Does P1164 Mean The Catalytic Converter Is Bad?

Not directly. However, the faulty O2 sensor readings that trigger P1164 will prevent the ECM from properly regulating the air/fuel ratio. This can lead to converter damage over time from excessive temperature or contaminants.

How Much Does It Cost To Fix P1164?

The repair cost varies depending on the root cause. Just replacing the O2 sensor may cost $100-200 for parts and labor. Exhaust leaks or wiring repairs add to the total. Proper diagnosis is key to an economical repair.

Should I Drive The Car With P1164 Code?

You can still drive with P1164 but should limit distance and have it repaired soon. Prolonged operation with bad O2 sensor data risks damage from improper fuel trim. Performance will also suffer until the problem is fixed.

Is It Safe To Reset P1164 Without Fixing The Problem?

Temporarily clearing the code is generally safe but will not fix the underlying issue. For true repair, the root cause of the oxygen sensor problem must be resolved so the ECM can properly control the air/fuel mixture.

The Bottom Line 

P1164 on your Honda Accord indicates a problem with the critical oxygen sensor that reports exhaust gas contents to the ECM. In most cases, replacing the failed sensor returns the system to normal operation. Before making repairs, use the diagnostic tips provided to confirm the root cause.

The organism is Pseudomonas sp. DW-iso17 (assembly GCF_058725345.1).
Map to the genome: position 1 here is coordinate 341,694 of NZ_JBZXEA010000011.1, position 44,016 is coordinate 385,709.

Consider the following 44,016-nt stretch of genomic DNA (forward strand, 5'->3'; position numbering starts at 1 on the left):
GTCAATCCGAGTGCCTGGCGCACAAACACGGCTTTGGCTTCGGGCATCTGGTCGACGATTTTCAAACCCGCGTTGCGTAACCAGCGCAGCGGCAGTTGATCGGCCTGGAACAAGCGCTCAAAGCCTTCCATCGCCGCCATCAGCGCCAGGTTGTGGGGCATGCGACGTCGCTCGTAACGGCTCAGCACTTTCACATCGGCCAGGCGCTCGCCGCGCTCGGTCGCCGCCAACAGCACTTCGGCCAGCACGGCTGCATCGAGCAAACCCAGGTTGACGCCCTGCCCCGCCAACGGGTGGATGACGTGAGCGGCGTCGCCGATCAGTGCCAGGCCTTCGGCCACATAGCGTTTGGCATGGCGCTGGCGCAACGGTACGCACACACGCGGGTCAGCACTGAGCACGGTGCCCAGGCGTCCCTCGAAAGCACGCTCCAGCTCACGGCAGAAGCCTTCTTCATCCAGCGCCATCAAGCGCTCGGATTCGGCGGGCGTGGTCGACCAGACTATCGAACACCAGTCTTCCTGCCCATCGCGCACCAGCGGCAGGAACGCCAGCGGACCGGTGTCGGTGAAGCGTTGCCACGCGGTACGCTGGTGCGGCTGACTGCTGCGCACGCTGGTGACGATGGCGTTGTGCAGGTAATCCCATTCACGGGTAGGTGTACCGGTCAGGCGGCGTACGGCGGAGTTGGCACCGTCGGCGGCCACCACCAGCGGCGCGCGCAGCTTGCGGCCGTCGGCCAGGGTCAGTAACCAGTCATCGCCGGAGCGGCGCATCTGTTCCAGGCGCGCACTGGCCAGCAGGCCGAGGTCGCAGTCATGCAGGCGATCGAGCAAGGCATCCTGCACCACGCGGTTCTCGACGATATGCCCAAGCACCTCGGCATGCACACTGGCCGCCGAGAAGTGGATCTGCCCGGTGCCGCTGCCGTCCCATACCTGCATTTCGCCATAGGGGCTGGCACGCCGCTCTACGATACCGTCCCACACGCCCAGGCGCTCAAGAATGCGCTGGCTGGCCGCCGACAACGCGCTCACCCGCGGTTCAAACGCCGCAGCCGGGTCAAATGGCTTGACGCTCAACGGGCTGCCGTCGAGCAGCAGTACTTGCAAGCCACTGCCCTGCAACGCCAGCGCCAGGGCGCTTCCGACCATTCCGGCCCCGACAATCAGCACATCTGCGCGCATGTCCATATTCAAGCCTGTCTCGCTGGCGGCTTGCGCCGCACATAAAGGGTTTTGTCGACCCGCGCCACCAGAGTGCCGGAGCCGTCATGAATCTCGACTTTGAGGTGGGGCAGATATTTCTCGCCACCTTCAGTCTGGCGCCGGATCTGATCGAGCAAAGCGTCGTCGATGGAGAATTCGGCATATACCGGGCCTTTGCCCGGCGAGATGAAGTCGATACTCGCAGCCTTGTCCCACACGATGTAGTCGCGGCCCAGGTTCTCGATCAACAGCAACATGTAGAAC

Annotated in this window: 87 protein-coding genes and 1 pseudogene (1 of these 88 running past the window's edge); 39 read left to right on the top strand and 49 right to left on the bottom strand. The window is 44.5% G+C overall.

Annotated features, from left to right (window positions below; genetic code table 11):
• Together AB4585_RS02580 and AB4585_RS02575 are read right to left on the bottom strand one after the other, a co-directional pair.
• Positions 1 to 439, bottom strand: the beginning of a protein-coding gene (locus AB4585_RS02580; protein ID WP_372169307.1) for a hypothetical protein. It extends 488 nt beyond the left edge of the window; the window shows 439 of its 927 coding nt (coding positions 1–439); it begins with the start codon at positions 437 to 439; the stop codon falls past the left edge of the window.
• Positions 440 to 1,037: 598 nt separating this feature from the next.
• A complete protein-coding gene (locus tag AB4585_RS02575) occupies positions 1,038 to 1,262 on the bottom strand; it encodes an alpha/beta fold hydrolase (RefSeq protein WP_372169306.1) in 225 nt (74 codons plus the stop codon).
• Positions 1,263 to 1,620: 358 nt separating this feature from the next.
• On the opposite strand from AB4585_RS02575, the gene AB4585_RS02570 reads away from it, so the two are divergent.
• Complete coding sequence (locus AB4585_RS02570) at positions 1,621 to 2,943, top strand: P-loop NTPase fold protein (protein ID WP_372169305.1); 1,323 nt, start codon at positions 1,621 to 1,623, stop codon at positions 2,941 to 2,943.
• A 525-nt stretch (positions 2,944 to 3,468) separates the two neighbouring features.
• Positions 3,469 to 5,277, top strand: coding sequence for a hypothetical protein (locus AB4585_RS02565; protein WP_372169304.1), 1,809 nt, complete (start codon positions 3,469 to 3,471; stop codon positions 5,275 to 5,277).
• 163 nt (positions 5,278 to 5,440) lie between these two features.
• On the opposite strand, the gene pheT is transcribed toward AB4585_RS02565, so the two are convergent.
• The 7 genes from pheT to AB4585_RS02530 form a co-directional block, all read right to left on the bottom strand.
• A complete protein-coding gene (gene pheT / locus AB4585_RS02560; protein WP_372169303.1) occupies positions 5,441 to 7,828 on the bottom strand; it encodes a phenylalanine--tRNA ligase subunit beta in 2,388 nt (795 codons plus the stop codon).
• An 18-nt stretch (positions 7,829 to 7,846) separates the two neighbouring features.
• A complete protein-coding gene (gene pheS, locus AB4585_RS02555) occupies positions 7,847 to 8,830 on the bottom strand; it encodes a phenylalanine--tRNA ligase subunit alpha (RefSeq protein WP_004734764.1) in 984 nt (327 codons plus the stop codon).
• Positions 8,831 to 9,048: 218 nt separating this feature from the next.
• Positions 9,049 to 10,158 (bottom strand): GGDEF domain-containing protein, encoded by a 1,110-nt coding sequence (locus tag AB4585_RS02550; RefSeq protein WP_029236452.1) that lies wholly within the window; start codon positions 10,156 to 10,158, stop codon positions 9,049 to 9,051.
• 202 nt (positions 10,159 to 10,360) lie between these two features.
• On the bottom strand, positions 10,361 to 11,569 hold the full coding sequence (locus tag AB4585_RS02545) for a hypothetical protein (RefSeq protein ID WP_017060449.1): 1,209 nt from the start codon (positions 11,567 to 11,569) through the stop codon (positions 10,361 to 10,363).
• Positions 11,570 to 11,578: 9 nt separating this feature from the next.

Addressing P1164 and other check engine light problems as soon as possible not only prevents further damage but also ensures that your Honda’s engine runs cleanly and efficiently for many more miles. You can diagnose P1164 like a pro and be confident in the repair if you follow the simple, helpful tips in this guide.

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Ammar Masoud

I have had a long and fulfilling career in the automotive industry, primarily with Honda and Acura. With 15 years of experience as a Honda service technician, I became highly skilled in repair and maintenance, gaining a deep understanding of these vehicles. After many years in the automotive field, I decided to embark on a second career in industrial manufacturing. It was a significant change, but I found that the skills I had honed in the automotive industry were incredibly valuable in my new role. In my current position in industrial manufacturing, the demand for quality workmanship and meticulous attention to detail is paramount. Fortunately, these are traits that I have cultivated throughout my years in the automotive industry. I take pride in applying these skills to meet the high standards expected in the manufacturing sector.